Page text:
Mitch Albom’s books have long been known to inspire thoughtful conversation, hope and faith amongst his readers; after all, he’s written about the concept of heaven in a number of bestsellers, including The Five People You Meet in Heaven and Tuesdays with Morrie. But in Stranger in the Lifeboat, his newest release, for the first time he uses fiction to explore what would happen if one called on God for help, and He actually appeared before us; what he might help look, sound and act like? In Stranger in the Lifeboat, ten people float for three days after surviving a terrible ship explosion. Then they come across a strange man in the ocean and pull him into their lifeboat. He claims to be “the Lord.” And he says he can only save them if they all believe in him. But are the survivors in heaven, hell, or in between? And who is this strange man really? Narrated by one of the passenger’s notebook that is discovered a year later when the empty life raft washes up on an island, it falls to the island’s chief inspector, Jarty LeFleur, a man battling his own demons, to solve the mystery of what really happened.
Our December guest editor Mitch Albom’s books—including seven #1 New York Times bestsellers—have collectively sold more than forty million copies in forty-seven languages worldwide. After bestselling memoir Finding Chika and “Human Touch,” the weekly serial written and published online in real-time to raise funds for pandemic relief, his latest work is a return to fiction with The Stranger in the Lifeboat. He founded and oversees SAY Detroit, a consortium of nine different charitable operations in his hometown, including programs for Detroit’s most underserved citizens. He also operates an orphanage in Port-Au-Prince, Haiti, which he visits monthly.
We talked with Mitch Albom for an exclusive interview about the inspiration behind Stranger in the Lifeboat, writing from multiple POVs, and his Elvis impersonation.
What’s was the first strike of inspiration behind the plot of The Stranger in the Lifeboat?
I always wondered what it would be like if we called out to the universe for help in our darkest moment and help actually. Would we trust it? Would we believe it? What if it didn’t look like we thought it was supposed to look? That was the ground floor of this new book.
How do you identify that specific “spark” that arises, the “ah ha! This will be the basis of my next book.” Or do you just have dozens of plots written down that you pull from over the years?
I don’t really write books based on plots. I write books based on ideas, inspirations or lessons that I have learned that I think others might benefit from. I start with that. Then I try to construct a plot around it. So with Stranger in the Lifeboat, I knew I wanted people to be in a desperate situation, calling out for help. So I thought of the most desperate situation that I could imagine, which, for me, would be being stranded in the middle of the ocean in a lifeboat with nobody coming to help. The plot began to form from there.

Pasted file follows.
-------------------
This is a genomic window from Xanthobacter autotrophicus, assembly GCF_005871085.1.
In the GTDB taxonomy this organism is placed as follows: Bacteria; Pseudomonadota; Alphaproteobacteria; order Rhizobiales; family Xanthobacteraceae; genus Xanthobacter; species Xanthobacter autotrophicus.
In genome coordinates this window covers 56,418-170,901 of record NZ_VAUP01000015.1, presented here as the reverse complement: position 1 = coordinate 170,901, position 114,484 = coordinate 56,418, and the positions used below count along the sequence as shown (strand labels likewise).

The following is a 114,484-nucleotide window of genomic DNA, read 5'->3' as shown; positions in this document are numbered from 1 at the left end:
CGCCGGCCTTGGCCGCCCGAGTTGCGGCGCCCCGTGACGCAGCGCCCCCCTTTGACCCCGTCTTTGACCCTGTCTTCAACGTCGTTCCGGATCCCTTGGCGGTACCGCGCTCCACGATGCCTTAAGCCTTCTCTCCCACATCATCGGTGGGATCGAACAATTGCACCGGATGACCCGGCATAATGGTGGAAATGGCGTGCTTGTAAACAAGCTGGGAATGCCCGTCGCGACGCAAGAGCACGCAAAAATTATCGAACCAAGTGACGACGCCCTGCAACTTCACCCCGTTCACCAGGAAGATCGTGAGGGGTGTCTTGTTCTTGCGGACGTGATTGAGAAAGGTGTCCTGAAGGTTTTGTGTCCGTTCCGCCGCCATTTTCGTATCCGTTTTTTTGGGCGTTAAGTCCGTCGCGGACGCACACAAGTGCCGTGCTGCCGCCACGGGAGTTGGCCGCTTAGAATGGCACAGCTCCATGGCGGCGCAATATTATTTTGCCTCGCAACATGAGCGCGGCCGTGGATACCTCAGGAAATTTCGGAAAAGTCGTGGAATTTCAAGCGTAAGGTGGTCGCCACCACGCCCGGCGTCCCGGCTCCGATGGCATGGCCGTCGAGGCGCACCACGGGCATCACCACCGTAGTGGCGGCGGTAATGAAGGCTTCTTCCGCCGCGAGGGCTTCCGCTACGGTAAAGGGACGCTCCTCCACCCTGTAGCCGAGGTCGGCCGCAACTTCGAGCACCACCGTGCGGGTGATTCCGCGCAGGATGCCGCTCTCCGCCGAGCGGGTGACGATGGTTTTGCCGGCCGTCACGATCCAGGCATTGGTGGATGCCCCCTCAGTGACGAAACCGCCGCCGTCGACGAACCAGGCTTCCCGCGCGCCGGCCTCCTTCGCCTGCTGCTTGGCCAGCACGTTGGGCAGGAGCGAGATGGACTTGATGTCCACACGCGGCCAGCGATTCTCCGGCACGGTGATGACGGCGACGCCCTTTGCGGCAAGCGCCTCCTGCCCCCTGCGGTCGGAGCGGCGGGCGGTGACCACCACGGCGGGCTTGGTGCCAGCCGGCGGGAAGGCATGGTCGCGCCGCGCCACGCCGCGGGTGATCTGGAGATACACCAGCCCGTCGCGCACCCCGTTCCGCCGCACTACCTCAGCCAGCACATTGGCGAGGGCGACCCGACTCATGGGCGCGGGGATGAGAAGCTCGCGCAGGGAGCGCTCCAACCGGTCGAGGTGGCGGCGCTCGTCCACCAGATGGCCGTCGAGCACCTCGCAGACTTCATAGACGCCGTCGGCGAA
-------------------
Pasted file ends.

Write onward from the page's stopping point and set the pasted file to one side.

Your books always have interesting point of view choices. How did you decide on who would be the narrator in The Stranger in the Lifeboat?
Well, it’s true, I jumped back and forth from first person to third person to sometimes sort of second person, which is what I did in Finding Chika. In this case, I wanted there to be a notebook that was discovered a year after the explosion on the yacht that stranded the 10 people in the lifeboat. In order to have that notebook make sense when it is discovered washed up on a shore, it needed to be in the voice of the person writing in the notebook. So I decided to do first person for that, in the voice of the main character, whose name is Benji. On the other hand, this story shifts from the sea as one element, to the land as another element, to the news media as the third element. In the latter two, I use third person. Or rather third person for the land section and kind of like a script for voices for the news section. So this book is a trifecta!
Many of your novels focus on heaven, but this is the first one that addresses what we would do if, after asking for help from a higher power, God actually appeared before us. What did you struggle with while writing about this notion?
Well, for one thing, it’s pretty brave to think you can write in the voice of God, or at least someone who claims to be God. I wanted to be sensitive to that idea, and make sure that anybody of any faith – or anyone who didn’t have faith – could still read the book and appreciate the story and come to accept the character based on what the character does. So navigating through those weeds was probably the biggest challenge.
What is something people would be surprised to know about you?
That I do a pretty good Elvis impersonation when we perform with the Rock Bottom Remainders band. At least some people think it’s pretty good. I’m sure Elvis wouldn’t have.
What is the next writing project you’re working on?
I have a number of film and TV streaming projects going. I am writing the screenplays for a number of them. I’d like to see what my work looks like in those different mediums.
What are you reading right now?
It’s called Breath. The New Science of a Lost Art by James Nestor.